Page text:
• Raven King profile image

      Raven King 

      10 years ago from Cabin Fever

      Hi I followed your link from your forum post. Well, I think bottled water is a very hot button issue.

      I live in the desert and I don't drink my own well water.

      Most residents in town depend on bottled drinking water.

      Even when you go the restaurant the tap water served tastes very yucky, over clorinated.

      Water is a hot topic issue.

      Why ban water bottles from people who can't drink their own tap.

      You could mention the cons of tap water. On NPR a few days ago a writer mentioned the problems in Pennsylvania of water combusting from the tap.

      Those of us who depend on bottled water know that those PET bottled might not be so healthy but you can build homes and schools with them like a German architect did in Nicaragua.

      So you could expand this article considreably.

      Add more links.

      Pet bottles: future building material?

      What's in your tap water?

      What's in your well water?

      Are water filers safe?

      Ask yourself.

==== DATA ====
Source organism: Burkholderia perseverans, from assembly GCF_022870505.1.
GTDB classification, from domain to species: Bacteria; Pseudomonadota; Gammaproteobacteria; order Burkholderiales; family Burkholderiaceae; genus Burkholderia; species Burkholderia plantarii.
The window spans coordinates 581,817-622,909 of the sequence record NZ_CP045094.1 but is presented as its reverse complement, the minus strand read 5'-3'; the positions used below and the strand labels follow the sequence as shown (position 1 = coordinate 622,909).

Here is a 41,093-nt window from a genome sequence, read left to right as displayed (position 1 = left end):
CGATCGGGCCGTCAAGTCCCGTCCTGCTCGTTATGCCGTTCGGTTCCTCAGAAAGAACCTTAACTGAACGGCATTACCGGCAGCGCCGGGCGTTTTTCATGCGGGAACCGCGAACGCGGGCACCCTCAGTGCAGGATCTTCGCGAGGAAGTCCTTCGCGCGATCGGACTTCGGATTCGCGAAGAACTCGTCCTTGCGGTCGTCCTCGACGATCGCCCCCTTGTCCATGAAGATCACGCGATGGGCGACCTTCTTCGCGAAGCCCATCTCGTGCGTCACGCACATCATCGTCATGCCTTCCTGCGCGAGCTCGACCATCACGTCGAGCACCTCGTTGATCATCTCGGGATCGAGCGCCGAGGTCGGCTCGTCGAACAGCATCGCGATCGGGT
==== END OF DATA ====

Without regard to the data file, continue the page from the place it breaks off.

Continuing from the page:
• profile image

      Mark Moller 

      10 years ago

      Great hub! Invest in a water filter and a reusable water bottle! You will save so much money! Check out for the filter.

    • Cathi Sutton profile image

      Cathi Sutton 

      10 years ago

      Another great Hub! Thanks for sharing!

    • Charles James profile image

      Charles James 

      10 years ago from Yorkshire, UK

      In the British Treasury (our Government Finance and Budget Office) they have bottled water at meetings. They are glass bottles and are refilled from the tap.

      Everyone thinks they have the amenity of bottled water, but it costs nothing.

      Gordon Brown when Chancellor noticed a bottle label was torn and asked about it. The civil servant concerned got a pat on the back and somehow the story leaked to the press.

    • Jeff Berndt profile imageAUTHOR

      Jeff Berndt 

      10 years ago from Southeast Michigan

      Refilling and reusing bottles is a great idea, Earl, but those bottles do need to be washed--even if only one person uses each bottle--or they'll develop a "biofilm" that can host nasties that'll make you sick.

    • Earl Cook profile image

      Earl Cook 

      10 years ago from Michigan, United States

      I like where you are going with your argument, but I'd like to have seen discussion of using alternatives. For example, we have switched form bottled water to a pitcher with a built-in filter and we have reusable bottles that we fill.

    • festersporling1 profile image

      Daniel Christian 

      10 years ago from Los Angeles, CA

      I always thought it was crazy bottled water cost more than gasoline, yet the planet is 3/5ths water. Is that not an epic scam? $1.79 for a 1 quart arrowhead bottle of water at any gas station.